Year-end Financial Planning Checklist

Year-end Financial Planning Checklist

With the calendar year-end fast approaching, it’s time for investment professionals to begin reminding clients of some important financial planning actions they may want to consider before the opportunities are lost.

Personal Changes

  • Ask about any events this year, or milestones expected for next year, that may change financial plans (e.g., retirement, moving, new baby).
  • Discuss threshold-age-related issues: age 50 (now eligible for catch-up contributions); 62 (make sure clients don’t begin taking reduced Social Security benefits without first discussing it with you); 65 (remind clients they need to apply for Medicare even if they are planning on beginning Social Security at age 65); and 72 (RMDs must begin).
  • Remind clients to spend any remaining balances in their Flexible Spending Accounts (FSA).
  • Determine if clients have refinanced their mortgage amid historically low rates.
  • Re-assess financial plans and objectives for a post-COVID-19 world.


  • Re-assess a client’s risk profile in view of investment actions they may have made during the pandemic meltdown. Any year-end portfolio rebalancing may have to reflect a modified client risk profile.
  • Suggest that clients contribute to a child’s or grandchild’s 529 college savings account.
  • Review your clients’ executive compensation provisions and options.
  • Ask if they need to rebuild their emergency fund.


  • Harvest tax losses to offset realized gains; keep in mind the 31-day IRS wash rules.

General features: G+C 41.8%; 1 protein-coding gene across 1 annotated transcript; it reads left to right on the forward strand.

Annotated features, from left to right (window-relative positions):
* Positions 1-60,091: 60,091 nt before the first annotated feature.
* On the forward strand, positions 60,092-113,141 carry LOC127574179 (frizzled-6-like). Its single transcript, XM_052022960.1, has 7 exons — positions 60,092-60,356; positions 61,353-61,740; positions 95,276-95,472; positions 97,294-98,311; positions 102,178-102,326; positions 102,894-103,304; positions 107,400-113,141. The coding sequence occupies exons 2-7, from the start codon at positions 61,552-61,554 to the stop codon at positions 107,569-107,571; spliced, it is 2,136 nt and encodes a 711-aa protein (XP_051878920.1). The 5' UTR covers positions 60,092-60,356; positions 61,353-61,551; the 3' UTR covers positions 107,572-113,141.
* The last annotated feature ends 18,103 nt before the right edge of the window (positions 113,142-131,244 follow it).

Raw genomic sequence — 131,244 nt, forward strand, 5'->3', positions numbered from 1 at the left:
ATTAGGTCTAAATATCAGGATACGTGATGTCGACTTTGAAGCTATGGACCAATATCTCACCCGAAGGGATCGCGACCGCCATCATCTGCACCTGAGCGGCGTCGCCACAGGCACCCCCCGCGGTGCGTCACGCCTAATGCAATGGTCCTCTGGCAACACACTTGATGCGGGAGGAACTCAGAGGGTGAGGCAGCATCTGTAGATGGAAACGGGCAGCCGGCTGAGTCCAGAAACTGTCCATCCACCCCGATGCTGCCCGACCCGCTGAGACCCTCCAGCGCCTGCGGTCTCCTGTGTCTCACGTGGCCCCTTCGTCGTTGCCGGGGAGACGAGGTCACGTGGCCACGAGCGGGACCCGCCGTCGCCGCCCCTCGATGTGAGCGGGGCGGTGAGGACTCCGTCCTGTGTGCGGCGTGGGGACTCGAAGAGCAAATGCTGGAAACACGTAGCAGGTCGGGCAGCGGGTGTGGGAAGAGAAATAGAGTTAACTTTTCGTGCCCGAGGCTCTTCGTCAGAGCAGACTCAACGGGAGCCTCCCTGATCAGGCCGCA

• Consider accelerating income into 2020, including accelerating exercise of company stock options if your client believes that income taxes will be going up in 2021; otherwise, defer income where possible.
  • Suggest clients make their January mortgage payment in December to get a deduction for 2020.
  • Recommend contributing to a Health Savings Account (HSA), if the client qualifies.
  • If a client may be subject to Alternative Minimum Tax (AMT), have your client discuss with their tax advisor before accelerating or deferring income and tax payments.
  • Any refunds from colleges on tuition and room and board, if they were paid with 529 funds, must be returned to the 529 account; otherwise, they may be subject to income taxes and penalties.


  • Ask for 2020 and 2021 IRA contributions.
  • Suggest clients raise their 401(k) contributions.
  • Remind clients that RMDs have been pushed back to age 72.
  • Suggest that your clients’ fund a child’s Roth account, provided the child has earned income (e.g., babysitting, dog walking).

Estate Planning

  • Gift up to $15,000 per individual (for each spouse) federally, tax-free.
  • Discuss with clients the option of making charitable gifts of appreciated stock or other property instead of cash.
  • For clients over the age of 70 ½, discuss the benefits of making a Qualified Charitable Distribution (QCD) from their IRA.
  • Introduce the idea of a Donor-Advised Fund (DAF) for clients’ charitable donations.
  • Review beneficiary designations on all financial accounts and insurance policies.

Be sure to reach out via your Web site, e-mail communications, newsletter and by personal phone calls to remind your clients of these key year-end planning actions and reinforce the value you bring to their financial lives.

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